2. Here's the other problem I have with spoilers--we fans are darned opinionated. (Yeah, there's a newsflash, Tanya.) Every time a rumor circulates, people react with vehement opinions, often negative. Which means that by the time a certain episode occurs, we can't just judge it on its merits and decide in 50-minute real-time if we like it. Half of us decided two months prior that we hated a twist/scene/secondary character and the writer will have to actively convince us otherwise. (Luckily, most of my favorite writers are skilled enough to do just that, but still, hardly seems fair.) And I often sense that the writers themselves are frustrated by spoilers, some of them going so far as to leak decoy information to preserve the surprise.
I do like to gossip about which guest stars I love who might be appearing on shows I love (although I don't need to know all the details about who they'll be playing) and I looooooove to discuss and dissect an episode as soon as I've seen it. (My mom also likes to discuss post-episode, and she's a big BSG fan. I've been on deadline and have DVRed the last 3 eps. She keeps calling to ask, "Did you just see that? What the frak?" and I keep telling her, "Not yet! Say NOTHING!" and slamming down the phone. Well, not slamming exactly, she is my mom. And it's a cordless.)
IMO, spoilers do exactly that--they SPOIL part of my viewing experience. But clearly most people don't feel that way, judging by the number of spoilers that are posted and/or confirmed on the internet on a near hourly basis. So, those of you like my friend (who calls herself a spoiler-whore), why do you like knowing ahead of time? Is it just the value of having knowledge beforehand? Does it actually enhance your viewing, or is it more like a fix to keep you plugged into the show between eps? Have you ever stumbled across a surprise you wish you hadn't? (I've done this. I DVRed a previous season finale of Lost, wouldn't let anyone talk to me about it, then accidentally stumbled across a spoiler headline when I was on a TV site trying to find what channel some other show came on.)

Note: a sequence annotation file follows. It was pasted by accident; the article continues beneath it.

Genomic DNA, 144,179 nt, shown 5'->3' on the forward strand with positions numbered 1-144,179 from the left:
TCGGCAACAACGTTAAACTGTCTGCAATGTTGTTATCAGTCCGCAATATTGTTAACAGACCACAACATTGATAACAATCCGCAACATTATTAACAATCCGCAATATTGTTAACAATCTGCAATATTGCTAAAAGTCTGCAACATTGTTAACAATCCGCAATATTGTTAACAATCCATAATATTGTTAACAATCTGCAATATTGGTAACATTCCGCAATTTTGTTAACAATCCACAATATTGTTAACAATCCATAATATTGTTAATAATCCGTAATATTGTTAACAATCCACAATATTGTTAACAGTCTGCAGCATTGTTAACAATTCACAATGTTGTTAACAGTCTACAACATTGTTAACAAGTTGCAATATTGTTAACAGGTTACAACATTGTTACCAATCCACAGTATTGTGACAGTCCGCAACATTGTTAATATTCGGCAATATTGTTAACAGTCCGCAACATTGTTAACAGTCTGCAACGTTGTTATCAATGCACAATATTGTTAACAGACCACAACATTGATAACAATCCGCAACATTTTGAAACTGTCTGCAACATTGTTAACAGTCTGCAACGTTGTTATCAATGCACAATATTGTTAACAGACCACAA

Are you a spoiler purist, or semi spoiler purist? (Tell me I'm not alone!) I will admit that because of my strong reactions, my family will generally warn me before I go see a movie if a child is harmed in a particularly graphic way or the dog dies (Show!). Also, I don't have a problem with trailers. I did watch the first few minutes of this season of SPN, which was tantalizing and answered one main question, but here's the thing with a good trailer, I feel it should raise more questions than it answers. I guess that's what it boils down to, I like having stuff to try to figure out! Can Dean break the bargain? How will he get out? What happened while he was there? Will we see the Trickster again? Will we ever see John again? How far will this rift between the brothers go? How will they mend it? Where will we be by the end of the Season?
These are the questions that haunt me.
Please do not email me if you have all the answers.